A second review on the app store touches upon concerns of cyberbullying. On Mar. 7, 2022 a user wrote, “I’m new to this app but even just the first few posts on my feed verbally abused college students and made fun of kids, classes and professors.” 

The review continues, “In light of rising mental health issues on my campus, apps with anonymous content and active bullying are dangerous. I don’t understand why the issue of bullying on this app isn’t taken more seriously—we need to do better to protect communities of college students.”

However, reviews are not only negative, as one review details the positives of the app’s anonymity: “This app has been transformative for my campus. [Our campus has] truly done a 360, as this app lets us spread our thoughts freely without fear of being targeted personally!”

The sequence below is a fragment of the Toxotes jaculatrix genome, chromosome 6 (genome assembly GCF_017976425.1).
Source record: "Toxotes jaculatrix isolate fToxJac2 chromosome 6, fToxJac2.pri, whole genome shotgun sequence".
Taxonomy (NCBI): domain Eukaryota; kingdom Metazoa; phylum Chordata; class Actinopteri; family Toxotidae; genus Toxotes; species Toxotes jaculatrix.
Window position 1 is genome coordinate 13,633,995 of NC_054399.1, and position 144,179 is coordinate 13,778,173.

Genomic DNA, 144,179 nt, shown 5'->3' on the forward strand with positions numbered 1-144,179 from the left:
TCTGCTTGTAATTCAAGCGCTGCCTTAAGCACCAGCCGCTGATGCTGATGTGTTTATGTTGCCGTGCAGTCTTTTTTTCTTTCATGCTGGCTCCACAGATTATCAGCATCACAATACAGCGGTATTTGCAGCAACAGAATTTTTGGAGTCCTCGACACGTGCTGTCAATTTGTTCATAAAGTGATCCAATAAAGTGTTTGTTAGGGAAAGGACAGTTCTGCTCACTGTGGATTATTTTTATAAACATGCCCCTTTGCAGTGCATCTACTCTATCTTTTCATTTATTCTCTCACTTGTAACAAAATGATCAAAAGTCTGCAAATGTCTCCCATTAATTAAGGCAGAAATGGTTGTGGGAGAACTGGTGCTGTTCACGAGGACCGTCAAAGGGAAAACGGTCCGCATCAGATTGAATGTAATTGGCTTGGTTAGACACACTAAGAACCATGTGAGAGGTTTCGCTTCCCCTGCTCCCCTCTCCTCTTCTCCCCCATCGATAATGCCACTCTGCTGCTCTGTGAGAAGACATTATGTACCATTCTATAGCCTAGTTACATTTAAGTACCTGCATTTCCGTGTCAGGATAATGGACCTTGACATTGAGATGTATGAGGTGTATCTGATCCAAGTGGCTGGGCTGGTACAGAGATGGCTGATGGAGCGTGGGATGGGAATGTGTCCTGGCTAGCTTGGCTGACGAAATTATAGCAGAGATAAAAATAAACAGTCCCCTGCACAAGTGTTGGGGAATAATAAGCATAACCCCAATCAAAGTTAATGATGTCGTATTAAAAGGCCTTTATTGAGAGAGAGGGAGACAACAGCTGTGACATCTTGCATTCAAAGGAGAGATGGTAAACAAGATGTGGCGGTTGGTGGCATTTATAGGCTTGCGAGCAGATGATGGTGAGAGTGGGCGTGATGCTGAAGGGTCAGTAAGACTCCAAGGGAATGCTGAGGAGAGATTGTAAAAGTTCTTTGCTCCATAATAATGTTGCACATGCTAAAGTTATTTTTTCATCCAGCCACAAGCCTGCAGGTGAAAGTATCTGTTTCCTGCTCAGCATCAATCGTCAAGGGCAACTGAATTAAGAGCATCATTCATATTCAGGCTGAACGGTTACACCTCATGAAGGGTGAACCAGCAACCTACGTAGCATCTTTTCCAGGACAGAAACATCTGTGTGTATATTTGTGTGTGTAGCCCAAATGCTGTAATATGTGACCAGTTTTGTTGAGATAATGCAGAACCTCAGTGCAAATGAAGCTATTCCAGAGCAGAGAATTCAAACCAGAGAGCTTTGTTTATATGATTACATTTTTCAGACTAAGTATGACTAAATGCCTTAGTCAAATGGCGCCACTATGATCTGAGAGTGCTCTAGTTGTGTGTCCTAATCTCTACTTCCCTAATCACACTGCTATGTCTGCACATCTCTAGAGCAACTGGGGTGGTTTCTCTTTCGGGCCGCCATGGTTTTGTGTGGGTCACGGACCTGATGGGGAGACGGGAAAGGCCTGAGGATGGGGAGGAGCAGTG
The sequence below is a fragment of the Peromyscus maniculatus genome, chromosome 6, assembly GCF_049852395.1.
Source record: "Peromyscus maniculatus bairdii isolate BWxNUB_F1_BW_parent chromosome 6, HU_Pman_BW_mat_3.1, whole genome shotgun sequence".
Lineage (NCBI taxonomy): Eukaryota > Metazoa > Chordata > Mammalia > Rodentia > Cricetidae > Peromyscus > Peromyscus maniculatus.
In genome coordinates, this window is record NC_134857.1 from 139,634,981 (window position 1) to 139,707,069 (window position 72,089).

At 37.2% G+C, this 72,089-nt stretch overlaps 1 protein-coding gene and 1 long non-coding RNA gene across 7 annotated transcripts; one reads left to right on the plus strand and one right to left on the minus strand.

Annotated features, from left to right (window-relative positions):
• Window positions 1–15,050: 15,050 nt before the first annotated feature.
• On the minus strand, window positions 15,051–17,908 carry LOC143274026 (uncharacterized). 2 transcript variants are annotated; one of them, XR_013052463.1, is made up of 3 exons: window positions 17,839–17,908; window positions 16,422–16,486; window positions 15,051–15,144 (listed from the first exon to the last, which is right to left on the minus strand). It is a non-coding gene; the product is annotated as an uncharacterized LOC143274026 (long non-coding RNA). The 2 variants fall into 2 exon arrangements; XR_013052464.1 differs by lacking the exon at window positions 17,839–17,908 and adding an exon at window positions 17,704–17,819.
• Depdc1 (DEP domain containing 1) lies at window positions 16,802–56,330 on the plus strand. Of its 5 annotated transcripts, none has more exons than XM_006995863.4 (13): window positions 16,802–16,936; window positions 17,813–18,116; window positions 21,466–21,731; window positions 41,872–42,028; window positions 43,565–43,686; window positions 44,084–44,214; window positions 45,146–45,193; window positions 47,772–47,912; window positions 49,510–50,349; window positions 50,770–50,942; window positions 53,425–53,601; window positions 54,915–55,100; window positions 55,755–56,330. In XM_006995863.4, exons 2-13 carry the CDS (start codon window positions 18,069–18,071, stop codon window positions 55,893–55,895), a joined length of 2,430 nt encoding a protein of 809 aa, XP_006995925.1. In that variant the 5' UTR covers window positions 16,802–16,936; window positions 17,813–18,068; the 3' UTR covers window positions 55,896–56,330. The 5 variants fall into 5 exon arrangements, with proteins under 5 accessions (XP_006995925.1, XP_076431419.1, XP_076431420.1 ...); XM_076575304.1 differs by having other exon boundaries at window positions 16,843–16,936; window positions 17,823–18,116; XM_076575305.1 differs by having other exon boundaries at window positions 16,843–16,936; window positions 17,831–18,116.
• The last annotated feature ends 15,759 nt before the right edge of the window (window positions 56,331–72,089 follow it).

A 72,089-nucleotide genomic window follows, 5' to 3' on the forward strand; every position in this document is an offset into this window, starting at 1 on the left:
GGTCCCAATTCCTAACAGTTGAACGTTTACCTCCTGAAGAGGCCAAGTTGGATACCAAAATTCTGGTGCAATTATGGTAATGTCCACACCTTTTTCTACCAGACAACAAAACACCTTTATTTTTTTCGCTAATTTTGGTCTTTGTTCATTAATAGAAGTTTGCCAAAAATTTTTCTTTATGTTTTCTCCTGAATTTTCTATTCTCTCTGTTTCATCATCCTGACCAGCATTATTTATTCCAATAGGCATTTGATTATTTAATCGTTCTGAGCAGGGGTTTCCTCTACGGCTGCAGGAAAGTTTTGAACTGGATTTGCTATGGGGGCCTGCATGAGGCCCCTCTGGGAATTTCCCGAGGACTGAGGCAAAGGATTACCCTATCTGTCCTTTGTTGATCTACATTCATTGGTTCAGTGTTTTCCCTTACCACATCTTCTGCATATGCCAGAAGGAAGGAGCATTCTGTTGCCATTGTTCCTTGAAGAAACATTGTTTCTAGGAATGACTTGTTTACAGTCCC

Students at Fairfield share their feelings about Fizz, in which many students agree with the review above and see the benefits of the anonymous platform, while others point out its dangers. 

Sophomore Erica Adams says, “I think that Fizz has allowed the Fairfield University students to find relatability with their peers within a small college campus.” 

First-year Giovanni Darden is in agreement and thinks “that the app offers a great way for the community to express their feelings, interest and concerns openly.” He states, “Everyone can be heard and supported on Fizz.”

Sophomore Elliot Enriquez has mixed reviews. She first shares, “It’s my Bible, my morning newspaper.”

But she adds that “[Fizz is] funny, I just hope it doesn’t go too far—it’s only one step away from bullying.”